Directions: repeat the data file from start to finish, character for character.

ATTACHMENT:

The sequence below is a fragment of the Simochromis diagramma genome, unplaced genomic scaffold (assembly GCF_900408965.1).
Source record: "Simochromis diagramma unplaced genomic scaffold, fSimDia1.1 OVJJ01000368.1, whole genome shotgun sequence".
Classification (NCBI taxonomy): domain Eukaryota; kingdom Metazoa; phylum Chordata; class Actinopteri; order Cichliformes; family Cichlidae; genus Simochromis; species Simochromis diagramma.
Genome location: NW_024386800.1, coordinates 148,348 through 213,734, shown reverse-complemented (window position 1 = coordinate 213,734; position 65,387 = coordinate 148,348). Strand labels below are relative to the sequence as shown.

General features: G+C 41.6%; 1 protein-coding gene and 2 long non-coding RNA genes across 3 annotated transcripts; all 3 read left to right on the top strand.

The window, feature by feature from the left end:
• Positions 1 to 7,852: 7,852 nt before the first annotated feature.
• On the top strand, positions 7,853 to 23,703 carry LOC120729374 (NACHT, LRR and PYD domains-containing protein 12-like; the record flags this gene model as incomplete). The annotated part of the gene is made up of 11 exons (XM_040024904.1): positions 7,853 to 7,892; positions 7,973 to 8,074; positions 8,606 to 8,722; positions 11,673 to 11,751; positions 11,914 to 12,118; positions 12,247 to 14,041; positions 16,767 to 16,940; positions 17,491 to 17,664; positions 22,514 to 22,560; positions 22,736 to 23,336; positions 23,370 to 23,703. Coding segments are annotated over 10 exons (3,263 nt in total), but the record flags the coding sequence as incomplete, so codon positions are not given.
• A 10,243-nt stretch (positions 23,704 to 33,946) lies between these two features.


The sequence below is a fragment of the Simochromis diagramma genome, unplaced genomic scaffold (assembly GCF_900408965.1).
Source record: "Simochromis diagramma unplaced genomic scaffold, fSimDia1.1 OVJJ01000368.1, whole genome shotgun sequence".
Classification (NCBI taxonomy): domain Eukaryota; kingdom Metazoa; phylum Chordata; class Actinopteri; order Cichliformes; family Cichlidae; genus Simochromis; species Simochromis diagramma.
Genome location: NW_024386800.1, coordinates 148,348 through 213,734, shown reverse-complemented (window position 1 = coordinate 213,734; position 65,387 = coordinate 148,348). Strand labels below are relative to the sequence as shown.

General features: G+C 41.6%; 1 protein-coding gene and 2 long non-coding RNA genes across 3 annotated transcripts; all 3 read left to right on the top strand.

The window, feature by feature from the left end:
• Positions 1 to 7,852: 7,852 nt before the first annotated feature.
• On the top strand, positions 7,853 to 23,703 carry LOC120729374 (NACHT, LRR and PYD domains-containing protein 12-like; the record flags this gene model as incomplete). The annotated part of the gene is made up of 11 exons (XM_040024904.1): positions 7,853 to 7,892; positions 7,973 to 8,074; positions 8,606 to 8,722; positions 11,673 to 11,751; positions 11,914 to 12,118; positions 12,247 to 14,041; positions 16,767 to 16,940; positions 17,491 to 17,664; positions 22,514 to 22,560; positions 22,736 to 23,336; positions 23,370 to 23,703. Coding segments are annotated over 10 exons (3,263 nt in total), but the record flags the coding sequence as incomplete, so codon positions are not given.
• A 10,243-nt stretch (positions 23,704 to 33,946) lies between these two features.